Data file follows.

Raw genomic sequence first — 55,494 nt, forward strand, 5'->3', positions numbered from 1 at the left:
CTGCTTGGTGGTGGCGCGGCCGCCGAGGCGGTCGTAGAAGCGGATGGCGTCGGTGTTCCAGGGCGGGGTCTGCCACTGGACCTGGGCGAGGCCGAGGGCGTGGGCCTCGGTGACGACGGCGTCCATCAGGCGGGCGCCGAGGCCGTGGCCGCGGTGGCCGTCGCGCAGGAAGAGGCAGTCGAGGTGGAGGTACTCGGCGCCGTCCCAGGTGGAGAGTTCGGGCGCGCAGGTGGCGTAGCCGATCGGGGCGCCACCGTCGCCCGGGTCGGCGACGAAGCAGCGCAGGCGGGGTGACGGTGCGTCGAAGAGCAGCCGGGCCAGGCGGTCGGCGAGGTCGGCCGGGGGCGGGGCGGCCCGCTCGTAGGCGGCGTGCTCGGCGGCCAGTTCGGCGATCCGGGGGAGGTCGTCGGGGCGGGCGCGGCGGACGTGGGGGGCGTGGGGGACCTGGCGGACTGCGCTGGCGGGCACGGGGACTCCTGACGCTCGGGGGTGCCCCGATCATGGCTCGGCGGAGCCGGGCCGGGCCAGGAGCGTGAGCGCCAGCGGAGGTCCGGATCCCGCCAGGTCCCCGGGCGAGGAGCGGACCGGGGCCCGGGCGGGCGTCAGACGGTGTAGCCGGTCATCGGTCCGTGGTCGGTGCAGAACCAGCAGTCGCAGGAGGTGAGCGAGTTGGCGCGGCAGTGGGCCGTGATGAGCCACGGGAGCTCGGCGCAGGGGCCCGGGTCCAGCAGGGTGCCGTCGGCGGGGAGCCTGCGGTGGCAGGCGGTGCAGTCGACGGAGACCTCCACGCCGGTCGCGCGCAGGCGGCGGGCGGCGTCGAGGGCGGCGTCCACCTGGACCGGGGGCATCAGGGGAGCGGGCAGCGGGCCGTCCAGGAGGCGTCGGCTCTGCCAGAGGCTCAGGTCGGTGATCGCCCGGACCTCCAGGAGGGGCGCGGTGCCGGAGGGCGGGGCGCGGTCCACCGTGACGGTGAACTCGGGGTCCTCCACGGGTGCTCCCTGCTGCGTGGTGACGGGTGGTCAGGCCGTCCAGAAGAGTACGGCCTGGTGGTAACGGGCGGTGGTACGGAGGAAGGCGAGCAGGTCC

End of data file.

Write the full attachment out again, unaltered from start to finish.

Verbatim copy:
Raw genomic sequence first — 55,494 nt, forward strand, 5'->3', positions numbered from 1 at the left:
CTGCTTGGTGGTGGCGCGGCCGCCGAGGCGGTCGTAGAAGCGGATGGCGTCGGTGTTCCAGGGCGGGGTCTGCCACTGGACCTGGGCGAGGCCGAGGGCGTGGGCCTCGGTGACGACGGCGTCCATCAGGCGGGCGCCGAGGCCGTGGCCGCGGTGGCCGTCGCGCAGGAAGAGGCAGTCGAGGTGGAGGTACTCGGCGCCGTCCCAGGTGGAGAGTTCGGGCGCGCAGGTGGCGTAGCCGATCGGGGCGCCACCGTCGCCCGGGTCGGCGACGAAGCAGCGCAGGCGGGGTGACGGTGCGTCGAAGAGCAGCCGGGCCAGGCGGTCGGCGAGGTCGGCCGGGGGCGGGGCGGCCCGCTCGTAGGCGGCGTGCTCGGCGGCCAGTTCGGCGATCCGGGGGAGGTCGTCGGGGCGGGCGCGGCGGACGTGGGGGGCGTGGGGGACCTGGCGGACTGCGCTGGCGGGCACGGGGACTCCTGACGCTCGGGGGTGCCCCGATCATGGCTCGGCGGAGCCGGGCCGGGCCAGGAGCGTGAGCGCCAGCGGAGGTCCGGATCCCGCCAGGTCCCCGGGCGAGGAGCGGACCGGGGCCCGGGCGGGCGTCAGACGGTGTAGCCGGTCATCGGTCCGTGGTCGGTGCAGAACCAGCAGTCGCAGGAGGTGAGCGAGTTGGCGCGGCAGTGGGCCGTGATGAGCCACGGGAGCTCGGCGCAGGGGCCCGGGTCCAGCAGGGTGCCGTCGGCGGGGAGCCTGCGGTGGCAGGCGGTGCAGTCGACGGAGACCTCCACGCCGGTCGCGCGCAGGCGGCGGGCGGCGTCGAGGGCGGCGTCCACCTGGACCGGGGGCATCAGGGGAGCGGGCAGCGGGCCGTCCAGGAGGCGTCGGCTCTGCCAGAGGCTCAGGTCGGTGATCGCCCGGACCTCCAGGAGGGGCGCGGTGCCGGAGGGCGGGGCGCGGTCCACCGTGACGGTGAACTCGGGGTCCTCCACGGGTGCTCCCTGCTGCGTGGTGACGGGTGGTCAGGCCGTCCAGAAGAGTACGGCCTGGTGGTAACGGGCGGTGGTACGGAGGAAGGCGAGCAGGTCC